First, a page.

Based on contributions from: Evelyn Namara, Meri Baghdasaryan, Adriana Castro, Alessia Zucchetti, Victor Ryan Biran, June Okal, Derek Yam, Manuel Sebastian Roa Gomez, Lai Ying Jojo Tang, and Michael J. Oghia
A few months ago at the 11th Internet Governance Forum (IGF), I had the opportunity to facilitate a day-0 breakout session known as the ollaborative Leadership Exchange (CLX):
Facilitated by the skilled and engaging Chris Michael, the CLX brings together youth, young professionals, and others interested in having intensive discussions about Internet governance-related topics to exchange ideas and connect with other young leaders or professionals from around the world. In other words, it is a space that brings youth together, gives them a topic, and the magic unfolds.
My group consisted of Internet Society (ISOC) ambassadors, ISOC-sponsored Youth@IGF fellows, and young professionals from Kenya, Hong Kong, Mexico, Uganda, Serbia, Argentina, Trinidad and Tobago, Brazil, and Armenia, working in a host of development-related sectors and organisations from across stakeholder groups, including the UNDP, UNICEF, government, ICT4D, law, academia, and civil society – one even works as a professional chemist and researcher. We were tasked with discussing the 17 Sustainable Development Goals (SDGs) and their relation to both development as well as the Internet. A hallmark of the SDGs is the framework they present to hold all stakeholders accountable for developmental outcomes, from government officials and diplomats to private sector companies and civil society organisations. These goals have the potential to significantly improve the quality of life and increase the well-being the planet, yet the SDGs are not without criticism. ISOC has long maintained that the Internet and information and communication technologies (ICTs) are critical to realising the United Nations’ Sustainable Development Agenda as well as Goal 9.C (Internet access), but must be supplemented by more collaboration, inclusive governance, robust policy-making, and other on-the-ground actions to ensure the SDGs are translated into meaningful action.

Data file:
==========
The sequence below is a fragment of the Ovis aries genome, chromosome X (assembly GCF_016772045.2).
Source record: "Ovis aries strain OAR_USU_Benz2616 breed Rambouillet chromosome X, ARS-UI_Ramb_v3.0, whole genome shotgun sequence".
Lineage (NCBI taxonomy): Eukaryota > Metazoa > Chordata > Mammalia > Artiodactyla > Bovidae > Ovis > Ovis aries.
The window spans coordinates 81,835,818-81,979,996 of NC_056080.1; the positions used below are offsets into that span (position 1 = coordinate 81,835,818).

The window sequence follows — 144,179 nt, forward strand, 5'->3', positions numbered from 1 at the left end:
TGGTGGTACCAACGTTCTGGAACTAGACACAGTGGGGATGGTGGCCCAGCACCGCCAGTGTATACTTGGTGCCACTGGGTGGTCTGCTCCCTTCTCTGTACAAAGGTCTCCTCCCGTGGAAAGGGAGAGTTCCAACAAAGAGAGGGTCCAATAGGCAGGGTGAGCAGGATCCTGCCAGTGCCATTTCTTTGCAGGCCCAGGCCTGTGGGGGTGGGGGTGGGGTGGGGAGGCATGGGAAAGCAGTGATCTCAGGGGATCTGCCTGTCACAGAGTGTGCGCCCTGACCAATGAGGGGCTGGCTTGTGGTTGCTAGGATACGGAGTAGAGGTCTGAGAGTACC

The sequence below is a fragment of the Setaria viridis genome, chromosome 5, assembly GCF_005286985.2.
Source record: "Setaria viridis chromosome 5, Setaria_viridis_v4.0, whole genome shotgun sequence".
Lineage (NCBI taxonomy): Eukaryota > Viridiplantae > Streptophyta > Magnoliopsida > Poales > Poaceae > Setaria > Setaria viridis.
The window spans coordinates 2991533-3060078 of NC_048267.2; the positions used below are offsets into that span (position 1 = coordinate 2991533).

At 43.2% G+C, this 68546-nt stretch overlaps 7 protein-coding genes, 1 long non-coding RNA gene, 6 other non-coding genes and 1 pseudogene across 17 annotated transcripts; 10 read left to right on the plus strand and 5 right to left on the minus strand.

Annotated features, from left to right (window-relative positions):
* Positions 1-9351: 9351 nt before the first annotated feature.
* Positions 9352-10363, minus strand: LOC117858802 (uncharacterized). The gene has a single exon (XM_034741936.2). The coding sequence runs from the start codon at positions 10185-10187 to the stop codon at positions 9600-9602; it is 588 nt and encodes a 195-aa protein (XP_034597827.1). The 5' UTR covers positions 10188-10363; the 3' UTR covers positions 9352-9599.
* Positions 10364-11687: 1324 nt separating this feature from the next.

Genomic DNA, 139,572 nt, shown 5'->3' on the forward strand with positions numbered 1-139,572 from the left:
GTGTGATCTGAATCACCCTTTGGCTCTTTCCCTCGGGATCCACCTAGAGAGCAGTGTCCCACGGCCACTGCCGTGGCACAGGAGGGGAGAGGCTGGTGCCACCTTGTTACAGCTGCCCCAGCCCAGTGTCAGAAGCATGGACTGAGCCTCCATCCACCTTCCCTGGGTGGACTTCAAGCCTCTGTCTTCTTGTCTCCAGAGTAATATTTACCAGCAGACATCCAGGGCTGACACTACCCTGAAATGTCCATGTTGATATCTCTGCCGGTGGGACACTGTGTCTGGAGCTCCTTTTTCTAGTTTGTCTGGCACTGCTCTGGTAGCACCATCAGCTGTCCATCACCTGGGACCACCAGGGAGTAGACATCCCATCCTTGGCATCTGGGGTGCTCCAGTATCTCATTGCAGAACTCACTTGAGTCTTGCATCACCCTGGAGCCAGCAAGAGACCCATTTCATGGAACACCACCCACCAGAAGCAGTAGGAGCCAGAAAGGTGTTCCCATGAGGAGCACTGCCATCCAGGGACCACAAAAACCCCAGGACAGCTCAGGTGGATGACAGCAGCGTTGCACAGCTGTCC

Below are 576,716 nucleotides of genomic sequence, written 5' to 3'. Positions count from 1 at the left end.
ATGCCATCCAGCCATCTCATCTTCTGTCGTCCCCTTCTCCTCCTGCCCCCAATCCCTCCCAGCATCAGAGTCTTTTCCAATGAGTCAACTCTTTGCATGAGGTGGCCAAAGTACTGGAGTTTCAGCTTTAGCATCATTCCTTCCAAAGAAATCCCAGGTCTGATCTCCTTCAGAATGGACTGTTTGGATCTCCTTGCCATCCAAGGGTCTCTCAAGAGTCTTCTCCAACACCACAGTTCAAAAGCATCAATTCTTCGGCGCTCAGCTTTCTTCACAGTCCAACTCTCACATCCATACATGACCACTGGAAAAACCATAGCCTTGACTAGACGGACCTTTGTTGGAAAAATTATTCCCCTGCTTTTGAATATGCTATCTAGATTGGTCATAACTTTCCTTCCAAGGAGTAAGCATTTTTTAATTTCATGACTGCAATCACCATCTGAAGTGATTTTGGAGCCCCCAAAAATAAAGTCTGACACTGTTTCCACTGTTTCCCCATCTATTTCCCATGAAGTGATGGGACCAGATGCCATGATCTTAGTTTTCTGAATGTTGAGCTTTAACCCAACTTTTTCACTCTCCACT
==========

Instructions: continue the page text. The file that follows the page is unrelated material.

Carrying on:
With this in mind, our group convened, and we discussed how the SDGs impact the work we do. Yet, we were somewhat frustrated; we identified that we appreciate what the SDGs represent, but generally agreed that they were not being addressed – and therefore not met – in an advantageous or effective manner in our local and professional contexts. Having been pleasantly surprised at the unanimity of the consensus reached, we then tasked ourselves with why this was the case and how to fix it. Within about 45 minutes, we devised a 12-point list of recommendations grounded in our experiences that helped explain how the SDGs can be more relevant for communities and have greater impact.
1. The importance of education and awareness-raising
Aside from advancing education in line with Goal 4 (quality education), we agreed that more can be done to raise awareness of the SDGs as a whole, and educate groups about the importance of the SDGs, the processes that are helping to implement them, and individuals, programs, and organisations that are working hard to realise them in their own communities.
2. Communicate better and translate ‘UN speak’ into everyday language